Perishable Goods Freighting as Boost for Agriculture Investment

Perishable Goods Freighting as Boost for Agriculture Investment

Chinedu Eze

It has been established that if Nigeria maximises food production, agriculture will replace oil and gas as major source of foreign exchange, but to make this possible farmers and middlemen must find easier ways of freighting farm produce to both local and international markets.

Aviators conversant with air freighting of cargo have posited that the major setback Nigeria faces in maximising the benefits of its agricultural produce is the failure of quick distribution of perishables.

Farm yields from farms in many areas, especially in the core north and middle belt take longer time to reach huge markets like Lagos, Port Harcourt, Onitsha and other cities where they are largely consumed.

This is attributed to mode of transport of these perishables and aviation industry stakeholders have suggested that the Ministry of Aviation should collaborate with the Ministry of Agriculture to evacuate farm produce by air instead of the tortuous road movement, which makes most of the produce lose their freshness and sometimes get rotten before they reach their destination markets.

In a recent interview with farmers and middle men who move the farm produce, they disclosed that with the drastic devaluation of the naira, it cost about N4 million per trailer to move farm produce from Kebbi to Lagos and this include cost of diesel, put at over N2 million and N600, 000 for bribes to security operatives and other logistics, including feeding for a trip that may last four to five days.

Broken roads, endless checkpoints and other hindrances cause delays in the movement of these perishables that it would become more economical to freight them by air than transporting them by road so that they will retain their freshness on arrival at the destined markets.

This reality has prompted aviation industry stakeholders to call on the Federal Airports Authority of Nigeria (FAAN) to retain and implement the recommendations of Avia Cargo Committee set up by the former Managing Director of FAAN, Captain RabiuYadudu, and find ways to boost the volume of export of farm produce through the airports to enable Nigeria take advantage of its huge agriculture potential to earn foreign exchange and boost the nation’s GDP.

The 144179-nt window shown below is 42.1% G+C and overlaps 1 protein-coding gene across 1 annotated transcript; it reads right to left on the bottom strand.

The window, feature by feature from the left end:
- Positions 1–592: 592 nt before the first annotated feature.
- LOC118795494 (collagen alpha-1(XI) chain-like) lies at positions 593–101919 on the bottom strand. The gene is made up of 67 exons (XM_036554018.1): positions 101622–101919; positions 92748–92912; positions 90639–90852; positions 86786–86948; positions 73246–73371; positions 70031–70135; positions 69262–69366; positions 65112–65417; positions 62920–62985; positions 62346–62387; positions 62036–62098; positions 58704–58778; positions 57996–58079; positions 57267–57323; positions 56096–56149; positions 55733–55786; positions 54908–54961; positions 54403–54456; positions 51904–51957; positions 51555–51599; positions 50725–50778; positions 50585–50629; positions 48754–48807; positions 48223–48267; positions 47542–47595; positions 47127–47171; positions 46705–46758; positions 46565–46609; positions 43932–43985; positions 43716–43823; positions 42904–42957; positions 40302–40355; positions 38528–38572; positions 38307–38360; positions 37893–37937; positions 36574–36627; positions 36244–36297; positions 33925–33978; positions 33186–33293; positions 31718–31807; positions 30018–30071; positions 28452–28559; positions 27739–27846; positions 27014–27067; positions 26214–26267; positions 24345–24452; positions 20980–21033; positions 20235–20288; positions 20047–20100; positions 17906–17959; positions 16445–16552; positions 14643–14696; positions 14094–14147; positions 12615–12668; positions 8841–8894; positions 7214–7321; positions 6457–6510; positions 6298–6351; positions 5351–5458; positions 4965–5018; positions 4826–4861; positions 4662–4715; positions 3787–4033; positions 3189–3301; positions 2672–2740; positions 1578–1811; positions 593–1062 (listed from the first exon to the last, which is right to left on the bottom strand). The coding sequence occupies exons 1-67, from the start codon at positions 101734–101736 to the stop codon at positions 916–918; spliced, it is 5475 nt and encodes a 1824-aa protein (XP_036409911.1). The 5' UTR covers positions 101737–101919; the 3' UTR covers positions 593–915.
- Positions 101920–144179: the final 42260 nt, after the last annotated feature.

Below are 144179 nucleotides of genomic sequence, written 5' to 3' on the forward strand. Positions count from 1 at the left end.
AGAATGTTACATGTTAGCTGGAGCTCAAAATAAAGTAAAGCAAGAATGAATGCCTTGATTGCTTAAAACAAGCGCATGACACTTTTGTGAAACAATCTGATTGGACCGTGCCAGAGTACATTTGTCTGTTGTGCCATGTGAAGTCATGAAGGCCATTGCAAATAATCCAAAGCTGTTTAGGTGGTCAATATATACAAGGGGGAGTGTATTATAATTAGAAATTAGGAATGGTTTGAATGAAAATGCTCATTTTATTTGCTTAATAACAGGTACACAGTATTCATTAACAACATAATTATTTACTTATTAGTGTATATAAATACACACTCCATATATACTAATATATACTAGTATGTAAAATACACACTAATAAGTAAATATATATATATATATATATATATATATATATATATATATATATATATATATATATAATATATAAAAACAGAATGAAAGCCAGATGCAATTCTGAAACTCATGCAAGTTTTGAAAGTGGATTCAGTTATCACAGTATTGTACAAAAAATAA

Former General Manager, Business Development, Federal Airports Authority of Nigeria (FAAN), Nuhu Imam Adam, told THISDAY that as Nigeria looked to diversify its economy, it was time we reappraise our position on agro perishable goods.

“Unfortunately, the value chain logistics is one of the major barriers. Gladly, the Minister of Aviation and Aerospace Development, recently announced the creation of Cargo Directorate at the Federal Airports Authority of Nigeria. With this, the authority should be able to improve and unlock the logistics barrier and improve agro cargo export efficiently and cost effectively, making our export not only regionally but globally competitive. This can be done in partnership with critical stakeholders in having the goods move from farm to designated  airports around the country,” Adam said.

The Managing Director of Flight and Logistics Solutions Limited, Amos Akpan reiterated the need for FAAN’s new management continue with Aviacargo programme.

“The following organizations and associations need to unify their processes of exports from Nigerian airports, they are: foreign Airlines, Nigeria Aviation Cargo Handling Plc, Skyway Aviation Handling Plc, Association of Nigeria Licensed Agents (ANCLA), NAFDAC, Nigeria Quarantine Services, Nigeria Customs Service and Nigerian Association of Freight Forwarders and Consolidators.